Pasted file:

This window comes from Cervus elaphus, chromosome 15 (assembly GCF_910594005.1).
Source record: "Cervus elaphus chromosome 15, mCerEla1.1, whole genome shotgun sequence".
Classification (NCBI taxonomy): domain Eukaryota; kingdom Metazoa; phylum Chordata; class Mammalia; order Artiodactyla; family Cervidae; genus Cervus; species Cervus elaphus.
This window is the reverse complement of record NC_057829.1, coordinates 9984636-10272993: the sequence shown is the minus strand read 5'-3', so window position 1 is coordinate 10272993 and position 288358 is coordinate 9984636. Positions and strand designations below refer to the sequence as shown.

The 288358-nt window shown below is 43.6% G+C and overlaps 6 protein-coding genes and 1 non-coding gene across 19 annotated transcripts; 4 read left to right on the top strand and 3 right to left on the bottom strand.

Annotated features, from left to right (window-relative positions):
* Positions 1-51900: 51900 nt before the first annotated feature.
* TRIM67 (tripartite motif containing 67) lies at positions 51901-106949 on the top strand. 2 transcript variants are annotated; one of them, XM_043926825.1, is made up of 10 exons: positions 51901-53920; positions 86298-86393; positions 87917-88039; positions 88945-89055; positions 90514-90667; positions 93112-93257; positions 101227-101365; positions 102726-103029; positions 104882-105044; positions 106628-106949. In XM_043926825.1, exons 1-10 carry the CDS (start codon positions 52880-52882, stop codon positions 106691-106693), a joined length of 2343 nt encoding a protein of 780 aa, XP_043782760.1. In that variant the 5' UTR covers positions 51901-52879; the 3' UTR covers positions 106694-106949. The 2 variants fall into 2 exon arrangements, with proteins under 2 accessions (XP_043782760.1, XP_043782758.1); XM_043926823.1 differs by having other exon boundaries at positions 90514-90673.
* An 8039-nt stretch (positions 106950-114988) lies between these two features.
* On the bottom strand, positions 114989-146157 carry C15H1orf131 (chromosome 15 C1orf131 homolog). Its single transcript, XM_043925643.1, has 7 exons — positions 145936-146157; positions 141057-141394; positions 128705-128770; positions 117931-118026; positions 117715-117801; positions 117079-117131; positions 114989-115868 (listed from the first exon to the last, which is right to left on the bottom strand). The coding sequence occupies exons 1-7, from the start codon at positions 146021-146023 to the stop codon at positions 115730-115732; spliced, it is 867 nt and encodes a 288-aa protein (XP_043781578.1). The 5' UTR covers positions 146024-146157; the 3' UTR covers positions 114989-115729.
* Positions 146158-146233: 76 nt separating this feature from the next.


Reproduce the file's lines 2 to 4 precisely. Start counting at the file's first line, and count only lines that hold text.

Source record: "Cervus elaphus chromosome 15, mCerEla1.1, whole genome shotgun sequence".
Classification (NCBI taxonomy): domain Eukaryota; kingdom Metazoa; phylum Chordata; class Mammalia; order Artiodactyla; family Cervidae; genus Cervus; species Cervus elaphus.
This window is the reverse complement of record NC_057829.1, coordinates 9984636-10272993: the sequence shown is the minus strand read 5'-3', so window position 1 is coordinate 10272993 and position 288358 is coordinate 9984636. Positions and strand designations below refer to the sequence as shown.